# Second Moment of Area (or Area Moment of Inertia)

Consider a thick lamina of area A as shown in Fig. 4.18

Let x = Distance of the C.G. of area A from the axis OY.

y = Distance of the C.G. of area A from the axis OX.

Then moment of area about the OY

= Area × perpendicular distance of C.G. of area from axis OY

=Ax                                                      … (4.3 D)

Equation (4.3 D) is known as first moment of area about the axis OY. This first moment of area is used to determine the centroid of the area.

If the moment of area given by equation (4.3 D) is again multiplied by the perpendicular distance between the C.G. of the area and axis OY (i.e., distance x), then the quantity (Ax).x=Ax2 is known as moment of the moment of area or second moment of area  or area moment of intertia about the axis OY. This second moment of area is used in the study of mechanics of fluids and mechanics of solids.

Similarly, the moment of area (or first moment of area) about the axis OX=Ay.

And second moment of area (or area moment of intertia) about the axis OX=(Ay).y=Ay2.

If, instead of area, the mass (m) of the body is taken into consideration then the second moment is known as second moment of mass. This second moment of mass is also known as mass moment of intertia.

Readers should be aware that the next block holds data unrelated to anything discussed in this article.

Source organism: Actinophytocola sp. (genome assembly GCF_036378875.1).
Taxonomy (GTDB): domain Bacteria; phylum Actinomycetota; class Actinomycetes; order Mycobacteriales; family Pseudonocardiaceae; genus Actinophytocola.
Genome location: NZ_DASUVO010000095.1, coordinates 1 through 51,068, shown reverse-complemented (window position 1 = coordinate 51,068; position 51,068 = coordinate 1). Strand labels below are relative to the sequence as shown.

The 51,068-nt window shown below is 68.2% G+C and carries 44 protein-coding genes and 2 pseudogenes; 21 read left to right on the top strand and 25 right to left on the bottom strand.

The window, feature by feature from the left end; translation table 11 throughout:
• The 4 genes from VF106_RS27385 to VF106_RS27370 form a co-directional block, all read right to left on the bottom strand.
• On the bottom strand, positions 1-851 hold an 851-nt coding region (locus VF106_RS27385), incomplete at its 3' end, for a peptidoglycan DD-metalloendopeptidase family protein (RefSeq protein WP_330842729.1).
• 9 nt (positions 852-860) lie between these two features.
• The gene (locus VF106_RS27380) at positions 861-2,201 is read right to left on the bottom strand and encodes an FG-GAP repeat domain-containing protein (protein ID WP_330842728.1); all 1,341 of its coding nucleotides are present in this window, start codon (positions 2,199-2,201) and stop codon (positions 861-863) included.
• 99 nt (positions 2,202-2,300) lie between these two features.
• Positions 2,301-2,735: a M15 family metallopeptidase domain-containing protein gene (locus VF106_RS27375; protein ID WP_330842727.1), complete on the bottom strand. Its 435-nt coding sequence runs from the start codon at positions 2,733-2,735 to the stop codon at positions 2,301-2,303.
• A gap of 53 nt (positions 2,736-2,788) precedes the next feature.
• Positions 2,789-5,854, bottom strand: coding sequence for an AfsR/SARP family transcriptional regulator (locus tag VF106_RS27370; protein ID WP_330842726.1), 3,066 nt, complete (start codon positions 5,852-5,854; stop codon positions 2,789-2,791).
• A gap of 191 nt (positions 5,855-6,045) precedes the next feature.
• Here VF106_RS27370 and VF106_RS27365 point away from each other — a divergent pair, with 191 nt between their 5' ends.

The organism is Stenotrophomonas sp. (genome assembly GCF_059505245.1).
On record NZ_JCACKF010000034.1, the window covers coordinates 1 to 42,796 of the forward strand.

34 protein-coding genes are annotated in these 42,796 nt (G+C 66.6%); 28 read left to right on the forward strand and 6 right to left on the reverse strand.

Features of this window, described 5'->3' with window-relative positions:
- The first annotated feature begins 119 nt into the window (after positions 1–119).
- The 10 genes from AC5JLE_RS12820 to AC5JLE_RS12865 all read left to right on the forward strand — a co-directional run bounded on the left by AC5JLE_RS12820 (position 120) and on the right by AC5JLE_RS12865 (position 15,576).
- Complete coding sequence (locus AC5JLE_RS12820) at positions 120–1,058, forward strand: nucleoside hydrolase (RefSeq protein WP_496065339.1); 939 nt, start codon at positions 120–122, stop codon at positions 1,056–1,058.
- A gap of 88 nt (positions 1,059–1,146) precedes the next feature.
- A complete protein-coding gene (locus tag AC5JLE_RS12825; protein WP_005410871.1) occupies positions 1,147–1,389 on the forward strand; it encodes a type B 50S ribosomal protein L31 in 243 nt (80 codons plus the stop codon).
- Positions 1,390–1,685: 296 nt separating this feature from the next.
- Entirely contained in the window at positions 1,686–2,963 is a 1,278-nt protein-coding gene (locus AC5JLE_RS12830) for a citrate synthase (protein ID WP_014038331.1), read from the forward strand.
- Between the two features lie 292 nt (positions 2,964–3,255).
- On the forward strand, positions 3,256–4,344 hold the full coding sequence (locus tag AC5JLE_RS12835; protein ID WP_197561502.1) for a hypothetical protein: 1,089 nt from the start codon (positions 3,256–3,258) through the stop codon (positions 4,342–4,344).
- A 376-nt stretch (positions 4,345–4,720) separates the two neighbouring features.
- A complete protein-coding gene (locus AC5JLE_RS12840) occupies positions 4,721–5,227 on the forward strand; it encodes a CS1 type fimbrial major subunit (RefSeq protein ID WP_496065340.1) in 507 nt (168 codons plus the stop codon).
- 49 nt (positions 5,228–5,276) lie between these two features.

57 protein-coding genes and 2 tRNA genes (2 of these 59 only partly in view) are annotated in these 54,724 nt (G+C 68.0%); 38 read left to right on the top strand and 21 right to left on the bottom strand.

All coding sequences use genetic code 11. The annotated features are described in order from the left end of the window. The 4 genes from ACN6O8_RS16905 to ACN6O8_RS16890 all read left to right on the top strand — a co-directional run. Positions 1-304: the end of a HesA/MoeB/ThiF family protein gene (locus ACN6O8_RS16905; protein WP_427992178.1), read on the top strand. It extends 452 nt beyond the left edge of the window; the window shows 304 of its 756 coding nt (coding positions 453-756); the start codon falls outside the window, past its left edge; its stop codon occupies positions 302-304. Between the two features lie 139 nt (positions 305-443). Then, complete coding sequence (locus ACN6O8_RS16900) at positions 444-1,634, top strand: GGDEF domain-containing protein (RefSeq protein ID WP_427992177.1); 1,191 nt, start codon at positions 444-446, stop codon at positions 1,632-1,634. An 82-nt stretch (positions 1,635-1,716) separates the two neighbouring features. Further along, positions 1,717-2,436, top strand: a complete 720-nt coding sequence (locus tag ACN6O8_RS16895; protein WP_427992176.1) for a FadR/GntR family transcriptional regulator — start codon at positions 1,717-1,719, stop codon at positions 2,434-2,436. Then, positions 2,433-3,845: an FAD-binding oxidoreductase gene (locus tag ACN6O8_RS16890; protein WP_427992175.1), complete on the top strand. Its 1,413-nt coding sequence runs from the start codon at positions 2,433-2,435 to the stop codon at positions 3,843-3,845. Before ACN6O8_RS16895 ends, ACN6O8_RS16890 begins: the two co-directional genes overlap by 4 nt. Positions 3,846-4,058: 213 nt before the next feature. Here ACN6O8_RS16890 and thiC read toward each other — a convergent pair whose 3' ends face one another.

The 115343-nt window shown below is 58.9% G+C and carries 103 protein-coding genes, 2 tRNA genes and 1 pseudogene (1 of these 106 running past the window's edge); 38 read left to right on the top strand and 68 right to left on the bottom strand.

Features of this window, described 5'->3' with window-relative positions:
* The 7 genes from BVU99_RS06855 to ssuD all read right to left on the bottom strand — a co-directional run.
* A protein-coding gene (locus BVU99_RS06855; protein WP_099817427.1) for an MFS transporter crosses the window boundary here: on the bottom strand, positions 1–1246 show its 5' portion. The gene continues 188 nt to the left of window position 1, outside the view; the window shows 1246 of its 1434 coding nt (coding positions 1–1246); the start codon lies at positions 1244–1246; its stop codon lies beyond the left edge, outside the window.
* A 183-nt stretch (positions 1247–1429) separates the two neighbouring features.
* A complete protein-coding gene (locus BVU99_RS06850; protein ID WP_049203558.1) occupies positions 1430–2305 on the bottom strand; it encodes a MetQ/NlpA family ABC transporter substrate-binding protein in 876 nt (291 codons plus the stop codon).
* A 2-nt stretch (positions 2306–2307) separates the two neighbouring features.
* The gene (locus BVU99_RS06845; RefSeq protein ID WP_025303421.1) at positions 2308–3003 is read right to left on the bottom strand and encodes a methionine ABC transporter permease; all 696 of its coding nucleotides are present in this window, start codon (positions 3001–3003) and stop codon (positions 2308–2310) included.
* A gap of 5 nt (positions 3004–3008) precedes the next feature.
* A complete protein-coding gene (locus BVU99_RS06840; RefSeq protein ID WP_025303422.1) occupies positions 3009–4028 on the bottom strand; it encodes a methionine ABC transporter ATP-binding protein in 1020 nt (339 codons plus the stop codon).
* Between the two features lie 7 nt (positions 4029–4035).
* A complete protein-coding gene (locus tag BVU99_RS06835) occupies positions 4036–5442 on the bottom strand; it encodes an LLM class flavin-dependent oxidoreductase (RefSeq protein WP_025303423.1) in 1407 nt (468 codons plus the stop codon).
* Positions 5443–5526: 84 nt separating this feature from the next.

Hence moment of intertia when mass is taken into consideration about the axis OY = mx2 and about the axis OX = my2.

Hence the product of the area (or mass) and the square of the distance of the centre of gravity of the area (or mass) from an axis is known as moment of intertia of the area (or mass) about that axis. Moment of intertia is represented by I. Hence moment of intertia about the axis OX is represented by IXX whereas about the axis OY by IYY.

The product of the area (or mass) and the square of the distance of the centre of gravity of the area (or mass) from an axis perpendicular to the plane of the area is known as polar moment of intertia and is represented by J.

Consider a plane area which is split up into small area a1, a2, a3 … etc. Let the C.G. of the small circle areas from a given axis be at a distance of r1, r2, r3, …. etc as shown in Fig. 4.19.